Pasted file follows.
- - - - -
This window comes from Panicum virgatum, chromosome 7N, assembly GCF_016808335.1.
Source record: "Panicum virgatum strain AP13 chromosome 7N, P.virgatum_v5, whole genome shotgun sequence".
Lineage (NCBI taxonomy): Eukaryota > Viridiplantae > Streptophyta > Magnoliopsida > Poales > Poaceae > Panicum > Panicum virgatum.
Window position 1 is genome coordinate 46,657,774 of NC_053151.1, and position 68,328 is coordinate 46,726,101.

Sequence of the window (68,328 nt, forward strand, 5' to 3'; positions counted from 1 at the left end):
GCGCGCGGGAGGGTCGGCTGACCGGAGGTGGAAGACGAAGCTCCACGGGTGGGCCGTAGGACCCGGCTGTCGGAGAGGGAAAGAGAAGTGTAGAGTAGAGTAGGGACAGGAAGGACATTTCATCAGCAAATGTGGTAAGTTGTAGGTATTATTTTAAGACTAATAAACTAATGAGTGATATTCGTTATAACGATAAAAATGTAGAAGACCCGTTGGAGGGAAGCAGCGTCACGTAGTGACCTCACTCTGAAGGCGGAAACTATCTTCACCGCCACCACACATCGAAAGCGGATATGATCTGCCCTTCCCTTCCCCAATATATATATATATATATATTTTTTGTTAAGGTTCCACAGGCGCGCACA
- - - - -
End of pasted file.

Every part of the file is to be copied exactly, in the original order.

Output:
This window comes from Panicum virgatum, chromosome 7N, assembly GCF_016808335.1.
Source record: "Panicum virgatum strain AP13 chromosome 7N, P.virgatum_v5, whole genome shotgun sequence".
Lineage (NCBI taxonomy): Eukaryota > Viridiplantae > Streptophyta > Magnoliopsida > Poales > Poaceae > Panicum > Panicum virgatum.
Window position 1 is genome coordinate 46,657,774 of NC_053151.1, and position 68,328 is coordinate 46,726,101.

Sequence of the window (68,328 nt, forward strand, 5' to 3'; positions counted from 1 at the left end):
GCGCGCGGGAGGGTCGGCTGACCGGAGGTGGAAGACGAAGCTCCACGGGTGGGCCGTAGGACCCGGCTGTCGGAGAGGGAAAGAGAAGTGTAGAGTAGAGTAGGGACAGGAAGGACATTTCATCAGCAAATGTGGTAAGTTGTAGGTATTATTTTAAGACTAATAAACTAATGAGTGATATTCGTTATAACGATAAAAATGTAGAAGACCCGTTGGAGGGAAGCAGCGTCACGTAGTGACCTCACTCTGAAGGCGGAAACTATCTTCACCGCCACCACACATCGAAAGCGGATATGATCTGCCCTTCCCTTCCCCAATATATATATATATATATATTTTTTGTTAAGGTTCCACAGGCGCGCACA